A stable clone of PC 12 neuroendocrine cells, named 27, known from previous studies to exhibit a defect of regulated secretion (lack of regulated secretary proteins, of synaptophysin, of dense granules and of catecholamine uptake and release; Clementi, E., Racchetti, G., Zacchetti, D., Panzeri, M. C., and Meldolesi, J. (1992) Eur. J. Neurosci. 4, 944953) was characterized in detail to clarify the nature of its phenotype and the mechanisms of its establishment. The neuroendocrine nature of the PC12-27 phenotype was documented by specific markers: synapsins, neurofilament subunit H, neuronal kinesin, and α-latrotoxin receptor. Moreover, various intracellular membrane systems of PC12-27, including the endoplasmic reticulum and the Golgi complex, appeared similar to control PC12 in both morphology and marker expression. In contrast, all the investigated markers located either in dense granules (dopamine-β-hydroxylase), in synaptic-like microvesicles (the acetylcholine transporter) or in both these regulated secretory organelles (VAMP2/synaptobrevin-2, synaptotagmin) were missing in PC12-27 cells, and the same was true also for the cytosolic and plasmalemma proteins involved in regulated exocytosis (Rab3, SNAP25, syntaxin). Pulse labeling and in vitro translation experiments revealed the defect to consist in a protein synthesis blockade that mRNA studies (reverse transcription- polymerase chain reaction, Northern blotting, and actinomycin D experiments) revealed to take place primarily at the transcriptional level. The secretion defect of PC12-27 cells was modified neither by various types of long term stimulation nor by nerve growth factor treatment. Moreover, when one of the missing regulated secretary proteins, chromogranin B, was expressed by cDNA transfection, it was secreted, however via the constitutive pathway. Our results demonstrate that PC12-27 cells are fully incompetent for both branches of regulated secretion, those of dense granules and synaptic-like microvesicles, possibly because of the impairment of a general expression control system that appears to operate independently of neuroendocrine cell differentiation.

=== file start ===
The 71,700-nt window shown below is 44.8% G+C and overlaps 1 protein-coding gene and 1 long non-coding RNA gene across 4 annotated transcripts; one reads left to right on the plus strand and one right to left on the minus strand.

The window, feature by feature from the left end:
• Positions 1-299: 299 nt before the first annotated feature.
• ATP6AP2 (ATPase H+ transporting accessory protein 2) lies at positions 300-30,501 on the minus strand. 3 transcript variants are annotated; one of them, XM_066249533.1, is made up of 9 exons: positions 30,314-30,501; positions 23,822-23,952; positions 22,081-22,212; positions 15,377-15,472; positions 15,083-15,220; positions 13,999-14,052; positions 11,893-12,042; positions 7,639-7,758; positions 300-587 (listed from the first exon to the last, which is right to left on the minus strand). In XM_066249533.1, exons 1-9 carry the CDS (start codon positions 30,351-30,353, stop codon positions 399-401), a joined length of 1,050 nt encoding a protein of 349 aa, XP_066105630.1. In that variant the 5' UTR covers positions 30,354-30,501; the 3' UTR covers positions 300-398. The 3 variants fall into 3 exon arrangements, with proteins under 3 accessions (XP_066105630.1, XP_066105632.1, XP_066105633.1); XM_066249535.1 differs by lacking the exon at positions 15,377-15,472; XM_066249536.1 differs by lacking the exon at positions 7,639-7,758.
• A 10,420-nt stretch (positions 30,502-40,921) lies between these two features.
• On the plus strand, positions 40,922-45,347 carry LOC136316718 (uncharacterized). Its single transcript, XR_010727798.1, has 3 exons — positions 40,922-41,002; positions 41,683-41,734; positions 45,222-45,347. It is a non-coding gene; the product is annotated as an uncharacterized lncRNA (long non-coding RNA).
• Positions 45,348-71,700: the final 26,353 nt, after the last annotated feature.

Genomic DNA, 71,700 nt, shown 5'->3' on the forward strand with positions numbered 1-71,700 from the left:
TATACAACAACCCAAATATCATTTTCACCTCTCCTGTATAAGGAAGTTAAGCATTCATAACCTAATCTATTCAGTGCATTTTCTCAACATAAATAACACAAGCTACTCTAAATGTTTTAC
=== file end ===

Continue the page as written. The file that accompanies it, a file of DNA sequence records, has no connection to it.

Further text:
ASJC Scopus subject areas